Fluoroscopy is often used during a renal arteriogram. Fluoroscopy is the study of moving body structures similar to an X-ray “movie.” A continuous X-ray beam is passed through the body part being examined, and is transmitted to a TV-like monitor so that the body part and its motion can be seen in detail.
In order to obtain an X-ray image of a blood vessel, an intravenous (IV) or intra-arterial (IA) access is necessary so that contrast, also known as X-ray dye, can be injected into the body’s circulatory system. This contrast dye causes the blood vessels to appear opaque on the X-ray image, thus allowing the physician to better visualize the structure of the vessel(s) under examination.
Many arteries can be examined by an angiogram, including the arterial systems of the legs, kidneys, brain, and heart.
For a renal angiogram, arterial access may be obtained through a large artery such as the femoral artery in the groin. Once access is obtained, the catheter is advanced to the renal artery, contrast is injected, and a series of X-ray pictures is made. These X-ray images show the arterial, venous, and capillary blood vessel structures and blood flow in the kidneys.
Other related procedures that may be used to diagnose kidney problems include kidney, ureters, and bladder (KUB) X-ray, computed tomography (CT scan) of the kidneys, intravenous pyelogram, kidney biopsy, kidney scan, kidney ultrasound, magnetic resonance imaging (MRI), and renal venogram. Please see these procedures for additional information.
A renal angiogram may be performed to detect abnormalities of the blood vessels of the kidneys. Such abnormalities may include, but are not limited to, the following:
Other conditions that may be detected by a renal angiogram include tumours, hemorrhage (bleeding), complications of kidney transplantation, and the invasion of a tumour into the blood vessels. An angiogram may be used to deliver medications directly into the tissue or organ needing treatment, such as the administration of a clotting medication to a bleeding site or cancer medication into a tumour.
Renal angiograms are less frequently use with CT and MRI scans being more commonly used for diagnosing these conditions. Renal angiogram may also be recommended after a previous procedure, such as a CT scan, indicates the need for further information.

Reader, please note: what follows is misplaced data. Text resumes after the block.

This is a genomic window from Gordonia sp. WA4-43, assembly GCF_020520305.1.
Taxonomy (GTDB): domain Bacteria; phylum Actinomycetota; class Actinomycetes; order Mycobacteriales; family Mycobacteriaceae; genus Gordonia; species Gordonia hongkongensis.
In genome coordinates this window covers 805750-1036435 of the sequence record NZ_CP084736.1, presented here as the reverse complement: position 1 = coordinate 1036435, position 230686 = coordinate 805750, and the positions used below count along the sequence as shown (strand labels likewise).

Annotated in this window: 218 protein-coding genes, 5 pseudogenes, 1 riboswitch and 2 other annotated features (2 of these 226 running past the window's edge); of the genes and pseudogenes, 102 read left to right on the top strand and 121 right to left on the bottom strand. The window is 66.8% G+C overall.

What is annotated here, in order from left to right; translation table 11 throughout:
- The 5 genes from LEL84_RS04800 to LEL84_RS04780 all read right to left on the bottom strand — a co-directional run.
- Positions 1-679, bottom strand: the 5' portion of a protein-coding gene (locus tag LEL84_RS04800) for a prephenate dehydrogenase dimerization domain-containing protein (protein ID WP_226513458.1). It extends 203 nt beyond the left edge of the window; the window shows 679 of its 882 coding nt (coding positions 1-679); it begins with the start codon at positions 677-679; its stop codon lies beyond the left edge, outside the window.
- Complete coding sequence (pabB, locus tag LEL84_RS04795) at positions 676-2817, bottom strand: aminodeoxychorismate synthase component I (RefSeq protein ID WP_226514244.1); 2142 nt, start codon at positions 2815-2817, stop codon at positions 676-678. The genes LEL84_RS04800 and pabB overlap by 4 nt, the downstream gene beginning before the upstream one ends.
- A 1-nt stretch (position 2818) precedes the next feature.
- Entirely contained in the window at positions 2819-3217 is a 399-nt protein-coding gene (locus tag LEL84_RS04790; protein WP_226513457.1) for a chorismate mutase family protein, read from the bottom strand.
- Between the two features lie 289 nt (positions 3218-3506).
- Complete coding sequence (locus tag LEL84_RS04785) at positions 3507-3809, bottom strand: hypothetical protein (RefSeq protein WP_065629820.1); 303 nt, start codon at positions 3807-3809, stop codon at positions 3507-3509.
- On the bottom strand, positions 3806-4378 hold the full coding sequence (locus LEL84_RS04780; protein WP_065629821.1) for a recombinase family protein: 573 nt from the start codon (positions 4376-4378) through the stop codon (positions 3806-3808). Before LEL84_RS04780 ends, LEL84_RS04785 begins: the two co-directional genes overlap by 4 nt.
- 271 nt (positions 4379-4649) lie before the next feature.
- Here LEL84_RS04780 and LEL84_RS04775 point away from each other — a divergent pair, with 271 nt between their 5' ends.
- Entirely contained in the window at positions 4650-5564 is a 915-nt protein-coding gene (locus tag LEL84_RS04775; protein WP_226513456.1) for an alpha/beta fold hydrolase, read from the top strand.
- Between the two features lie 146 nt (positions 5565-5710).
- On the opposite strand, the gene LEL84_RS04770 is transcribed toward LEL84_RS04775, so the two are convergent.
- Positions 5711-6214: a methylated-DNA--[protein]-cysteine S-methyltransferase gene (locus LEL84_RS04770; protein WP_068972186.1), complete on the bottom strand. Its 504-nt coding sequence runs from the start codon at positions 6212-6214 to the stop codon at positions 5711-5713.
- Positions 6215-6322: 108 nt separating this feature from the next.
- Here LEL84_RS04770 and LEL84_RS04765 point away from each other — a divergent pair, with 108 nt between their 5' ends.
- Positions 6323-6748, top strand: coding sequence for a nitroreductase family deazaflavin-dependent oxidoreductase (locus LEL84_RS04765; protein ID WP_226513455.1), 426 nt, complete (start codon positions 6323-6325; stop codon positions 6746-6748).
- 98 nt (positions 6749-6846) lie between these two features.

There may be other reasons for your doctor to recommend a renal angiogram.
You may want to ask your doctor about the amount of radiation used during the procedure and the risks related to your particular situation. It is a good idea to keep a record of your past history of radiation exposure, such as previous scans and other types of X-rays, so that you can inform your doctor. Risks associated with radiation exposure may be related to the cumulative number of X-ray examinations and/or treatments over a long period of time.
If you are pregnant or suspect that you may be pregnant, you should notify your health care provider. Radiation exposure during pregnancy may lead to birth defects.
There is a risk for allergic reaction to the contrast. Patients who are allergic to or sensitive to medications, contrast dye, or iodine should notify their doctor. Also, patients with kidney failure or other kidney problems should notify their doctor as contrast can worsen existing kidney disease.
Because the procedure involves the blood vessels and blood flow of the kidneys, there is a small risk for complications involving the kidneys. These complications may include, but are not limited to, the following:
There may be other risks depending on your specific medical condition. Be sure to discuss any concerns with your doctor prior to the procedure.
Certain factors or conditions may interfere with the accuracy of a renal angiogram. These factors include, but are not limited to, the following: